Working with GeoJSON Data

This SDK offers several ways to work with GeoJSON files. GeoJSON is a standard file format for representing geographic data.

Adding a GeoJSON file to the map

You can use Mapbox Studio’s Datasets editor to upload a GeoJSON file and include it in your custom map style. The GeoJSON data will be hosted on Mapbox servers. When a user loads your style, the SDK automatically loads the GeoJSON data for display.

Alternatively, if you need to host the GeoJSON file elsewhere or bundle it with your application, you can use a GeoJSON file as the basis of an MGLShapeSource object. Pass the file’s URL into the -[MGLShapeSource initWithIdentifier:URL:options:] initializer and add the shape source to the map using the -[MGLStyle addSource:] method. The URL may be a local file URL, an HTTP URL, or an HTTPS URL.

Once you’ve added the GeoJSON file to the map via an MGLShapeSource object, you can configure the appearance of its data and control what data is visible using MGLStyleLayer objects. You can also access the data programmatically.

Converting GeoJSON data into shape objects

If you have GeoJSON data in the form of source code (also known as “GeoJSON text”), you can convert it into an MGLShape, MGLFeature, or MGLShapeCollectionFeature object that the MGLShapeSource class understands natively. First, create an NSData object out of the source code string or file contents, then pass that data object into the +[MGLShape shapeWithData:encoding:error:] method. Finally, you can pass the resulting shape or feature object into the -[MGLShapeSource initWithIdentifier:shape:options:] initializer and add it to the map, or you can use the object and its properties to power non-map-related functionality in your application.

To include multiple shapes in the source, create and pass an MGLShapeCollection or MGLShapeCollectionFeature object to -[MGLShapeSource initWithIdentifier:shape:options:]. Alternatively, use the -[MGLShapeSource initWithIdentifier:features:options:] or -[MGLShapeSource initWithIdentifier:shapes:options:] method to create a shape source with an array. -[MGLShapeSource initWithIdentifier:features:options:] accepts only MGLFeature instances, such as MGLPointFeature objects, whose attributes you can use when applying a predicate to MGLVectorStyleLayer or configuring a style layer’s appearance.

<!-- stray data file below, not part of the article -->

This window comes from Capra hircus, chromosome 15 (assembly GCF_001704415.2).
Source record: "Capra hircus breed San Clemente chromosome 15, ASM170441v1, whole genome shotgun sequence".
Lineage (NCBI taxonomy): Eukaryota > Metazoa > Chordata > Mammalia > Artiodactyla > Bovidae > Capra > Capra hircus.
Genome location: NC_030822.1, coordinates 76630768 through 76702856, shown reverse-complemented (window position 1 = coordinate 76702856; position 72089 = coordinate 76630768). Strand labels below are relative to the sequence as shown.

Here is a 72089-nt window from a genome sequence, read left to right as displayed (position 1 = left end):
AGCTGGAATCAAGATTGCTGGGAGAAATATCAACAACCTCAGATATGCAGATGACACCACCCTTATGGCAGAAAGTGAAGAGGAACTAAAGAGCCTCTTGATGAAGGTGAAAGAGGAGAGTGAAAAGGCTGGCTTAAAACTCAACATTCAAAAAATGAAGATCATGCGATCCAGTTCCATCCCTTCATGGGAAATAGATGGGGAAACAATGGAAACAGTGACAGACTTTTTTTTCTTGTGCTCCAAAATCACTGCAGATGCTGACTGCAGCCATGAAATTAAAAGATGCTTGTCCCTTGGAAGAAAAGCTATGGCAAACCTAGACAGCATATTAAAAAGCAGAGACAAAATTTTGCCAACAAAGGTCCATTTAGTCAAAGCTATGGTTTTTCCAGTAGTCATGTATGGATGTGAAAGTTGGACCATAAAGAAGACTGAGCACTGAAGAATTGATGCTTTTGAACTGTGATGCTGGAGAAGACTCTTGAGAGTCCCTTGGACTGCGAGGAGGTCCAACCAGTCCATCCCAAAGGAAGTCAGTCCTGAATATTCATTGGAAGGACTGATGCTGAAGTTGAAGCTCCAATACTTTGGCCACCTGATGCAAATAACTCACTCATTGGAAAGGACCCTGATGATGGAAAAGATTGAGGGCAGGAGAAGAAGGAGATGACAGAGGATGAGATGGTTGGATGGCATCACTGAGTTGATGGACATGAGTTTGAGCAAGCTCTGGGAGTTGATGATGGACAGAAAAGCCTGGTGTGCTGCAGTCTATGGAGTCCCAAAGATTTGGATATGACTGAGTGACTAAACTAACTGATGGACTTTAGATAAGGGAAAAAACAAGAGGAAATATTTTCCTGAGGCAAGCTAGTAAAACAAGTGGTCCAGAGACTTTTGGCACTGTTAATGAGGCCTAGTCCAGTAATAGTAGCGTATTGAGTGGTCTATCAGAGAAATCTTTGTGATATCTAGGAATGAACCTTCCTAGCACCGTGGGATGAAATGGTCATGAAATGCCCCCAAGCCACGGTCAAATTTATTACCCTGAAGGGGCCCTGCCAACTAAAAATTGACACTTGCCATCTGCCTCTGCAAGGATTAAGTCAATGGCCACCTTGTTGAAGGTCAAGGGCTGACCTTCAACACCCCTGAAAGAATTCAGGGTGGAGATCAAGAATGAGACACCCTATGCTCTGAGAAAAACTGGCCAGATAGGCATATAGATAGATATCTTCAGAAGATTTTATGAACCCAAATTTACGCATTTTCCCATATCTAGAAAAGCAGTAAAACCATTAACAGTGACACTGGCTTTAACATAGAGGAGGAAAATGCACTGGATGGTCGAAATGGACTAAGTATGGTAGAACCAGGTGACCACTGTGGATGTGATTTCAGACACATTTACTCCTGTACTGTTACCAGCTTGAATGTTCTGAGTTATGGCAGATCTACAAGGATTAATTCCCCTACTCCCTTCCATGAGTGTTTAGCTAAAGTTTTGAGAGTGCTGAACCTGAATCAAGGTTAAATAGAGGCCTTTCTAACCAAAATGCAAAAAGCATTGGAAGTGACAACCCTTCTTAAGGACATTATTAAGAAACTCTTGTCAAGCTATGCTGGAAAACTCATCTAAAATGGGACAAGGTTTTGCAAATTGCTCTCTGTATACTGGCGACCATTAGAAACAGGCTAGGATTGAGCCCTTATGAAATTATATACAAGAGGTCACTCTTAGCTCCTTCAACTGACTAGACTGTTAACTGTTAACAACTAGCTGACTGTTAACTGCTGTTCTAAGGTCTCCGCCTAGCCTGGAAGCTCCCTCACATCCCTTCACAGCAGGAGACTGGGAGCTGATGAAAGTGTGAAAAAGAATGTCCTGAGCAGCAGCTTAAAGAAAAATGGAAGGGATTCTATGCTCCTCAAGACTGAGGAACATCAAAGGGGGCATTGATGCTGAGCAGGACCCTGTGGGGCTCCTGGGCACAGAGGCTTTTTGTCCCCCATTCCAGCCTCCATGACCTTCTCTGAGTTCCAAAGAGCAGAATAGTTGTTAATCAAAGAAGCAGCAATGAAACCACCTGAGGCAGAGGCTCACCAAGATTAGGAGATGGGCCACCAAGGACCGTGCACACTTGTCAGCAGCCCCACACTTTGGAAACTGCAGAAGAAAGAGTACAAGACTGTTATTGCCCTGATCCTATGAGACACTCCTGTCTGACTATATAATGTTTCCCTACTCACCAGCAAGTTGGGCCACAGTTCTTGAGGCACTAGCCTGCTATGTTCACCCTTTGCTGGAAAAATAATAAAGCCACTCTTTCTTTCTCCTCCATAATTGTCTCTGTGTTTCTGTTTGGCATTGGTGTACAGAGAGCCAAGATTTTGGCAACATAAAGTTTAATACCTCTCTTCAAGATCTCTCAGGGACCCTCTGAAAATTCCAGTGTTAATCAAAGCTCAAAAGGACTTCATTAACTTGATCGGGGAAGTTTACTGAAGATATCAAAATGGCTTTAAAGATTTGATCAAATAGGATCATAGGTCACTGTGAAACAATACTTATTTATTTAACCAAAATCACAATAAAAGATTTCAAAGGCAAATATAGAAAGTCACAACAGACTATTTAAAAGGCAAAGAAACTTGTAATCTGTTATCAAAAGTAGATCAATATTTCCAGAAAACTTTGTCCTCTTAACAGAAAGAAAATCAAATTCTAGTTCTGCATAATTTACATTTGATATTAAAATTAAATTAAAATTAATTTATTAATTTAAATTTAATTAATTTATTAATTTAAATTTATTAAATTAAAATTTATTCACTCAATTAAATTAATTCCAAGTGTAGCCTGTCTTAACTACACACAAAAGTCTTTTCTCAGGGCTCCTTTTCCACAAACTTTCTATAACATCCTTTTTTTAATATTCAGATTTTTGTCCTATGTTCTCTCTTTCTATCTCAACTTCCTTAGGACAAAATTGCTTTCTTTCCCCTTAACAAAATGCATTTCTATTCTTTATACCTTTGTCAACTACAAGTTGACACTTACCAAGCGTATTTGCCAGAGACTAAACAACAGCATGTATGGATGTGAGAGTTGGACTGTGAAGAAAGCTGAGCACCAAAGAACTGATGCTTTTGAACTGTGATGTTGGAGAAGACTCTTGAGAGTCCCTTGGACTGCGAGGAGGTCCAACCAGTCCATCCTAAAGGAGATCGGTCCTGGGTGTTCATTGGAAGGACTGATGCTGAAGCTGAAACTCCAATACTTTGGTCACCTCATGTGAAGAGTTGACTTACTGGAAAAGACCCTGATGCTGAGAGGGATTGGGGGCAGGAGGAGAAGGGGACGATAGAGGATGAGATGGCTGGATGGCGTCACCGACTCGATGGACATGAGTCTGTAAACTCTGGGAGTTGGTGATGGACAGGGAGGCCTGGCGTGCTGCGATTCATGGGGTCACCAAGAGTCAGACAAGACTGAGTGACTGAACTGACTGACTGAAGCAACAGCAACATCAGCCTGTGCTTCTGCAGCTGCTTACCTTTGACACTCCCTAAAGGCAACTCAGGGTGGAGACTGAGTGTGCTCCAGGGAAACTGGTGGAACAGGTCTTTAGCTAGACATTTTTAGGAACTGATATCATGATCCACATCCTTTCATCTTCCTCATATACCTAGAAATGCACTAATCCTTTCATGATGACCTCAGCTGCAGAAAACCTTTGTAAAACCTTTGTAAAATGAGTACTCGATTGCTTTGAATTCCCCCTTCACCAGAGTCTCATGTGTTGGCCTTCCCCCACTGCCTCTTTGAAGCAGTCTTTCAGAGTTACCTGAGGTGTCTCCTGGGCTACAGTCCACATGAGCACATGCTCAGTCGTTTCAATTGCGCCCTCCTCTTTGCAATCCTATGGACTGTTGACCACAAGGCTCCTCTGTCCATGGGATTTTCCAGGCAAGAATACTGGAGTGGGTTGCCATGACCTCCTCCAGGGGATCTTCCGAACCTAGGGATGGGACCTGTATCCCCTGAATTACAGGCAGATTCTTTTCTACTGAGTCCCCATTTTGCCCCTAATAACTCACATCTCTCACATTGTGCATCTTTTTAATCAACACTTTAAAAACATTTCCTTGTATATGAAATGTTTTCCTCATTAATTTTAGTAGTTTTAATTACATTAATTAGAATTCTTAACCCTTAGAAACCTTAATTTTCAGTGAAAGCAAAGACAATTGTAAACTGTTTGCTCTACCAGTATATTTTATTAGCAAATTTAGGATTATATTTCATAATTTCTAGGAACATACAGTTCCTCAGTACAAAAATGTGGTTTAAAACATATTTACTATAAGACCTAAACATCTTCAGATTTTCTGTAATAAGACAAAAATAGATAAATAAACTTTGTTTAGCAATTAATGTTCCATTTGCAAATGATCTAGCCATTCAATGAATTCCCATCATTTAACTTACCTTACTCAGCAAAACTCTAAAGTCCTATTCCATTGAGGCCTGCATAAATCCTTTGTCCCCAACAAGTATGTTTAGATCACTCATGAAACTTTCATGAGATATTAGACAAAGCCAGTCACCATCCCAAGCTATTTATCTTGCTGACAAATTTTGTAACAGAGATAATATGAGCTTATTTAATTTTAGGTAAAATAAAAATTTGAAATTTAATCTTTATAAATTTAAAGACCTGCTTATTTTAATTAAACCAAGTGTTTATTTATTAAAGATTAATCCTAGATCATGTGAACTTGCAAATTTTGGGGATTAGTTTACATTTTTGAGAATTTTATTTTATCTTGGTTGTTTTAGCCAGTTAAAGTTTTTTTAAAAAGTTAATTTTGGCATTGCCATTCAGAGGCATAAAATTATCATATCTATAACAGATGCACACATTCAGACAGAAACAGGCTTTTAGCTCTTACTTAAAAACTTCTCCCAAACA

Extracting GeoJSON data from the map

Any MGLShape, MGLFeature, or MGLShapeCollectionFeature object has an -[MGLShape geoJSONDataUsingEncoding:] method that you can use to create a GeoJSON source code representation of the object. You can extract a feature object from the map using a method such as -[MGLMapView visibleFeaturesAtPoint:].

About GeoJSON deserialization

The process of converting GeoJSON text into MGLShape, MGLFeature, or MGLShapeCollectionFeature objects is known as “GeoJSON deserialization”. GeoJSON geometries, features, and feature collections are known in this SDK as shapes, features, and shape collection features, respectively.

Each GeoJSON object type corresponds to a type provided by either this SDK or the Core Location framework:

GeoJSON object type SDK type
Position (longitude, latitude) CLLocationCoordinate2D (latitude, longitude)
Point MGLPointAnnotation
MultiPoint MGLPointCollection
LineString MGLPolyline
MultiLineString MGLMultiPolyline
Polygon MGLPolygon
Linear ring MGLPolygon.coordinates, MGLPolygon.interiorPolygons
MultiPolygon MGLMultiPolygon
GeometryCollection MGLShapeCollection
Feature MGLFeature
FeatureCollection MGLShapeCollectionFeature

A Feature object in GeoJSON corresponds to an instance of an MGLShape subclass conforming to the MGLFeature protocol. There is a distinct MGLFeature-conforming class for each type of geometry that a GeoJSON feature can contain. This allows features to be used as raw shapes where convenient. For example, some features can be added to a map view as annotations. Note that identifiers and attributes will not be available for feature querying when a feature is used as an annotation.

In contrast to the GeoJSON standard, it is possible for MGLShape subclasses other than MGLPointAnnotation to straddle the antimeridian.

The following GeoJSON data types correspond straightforwardly to Foundation data types when they occur as feature identifiers or property values:

GeoJSON data type Objective-C representation Swift representation
null NSNull NSNull
true, false NSNumber.boolValue Bool
Integer NSNumber.unsignedLongLongValue, NSNumber.longLongValue UInt64, Int64
Floating-point number NSNumber.doubleValue Double
String NSString String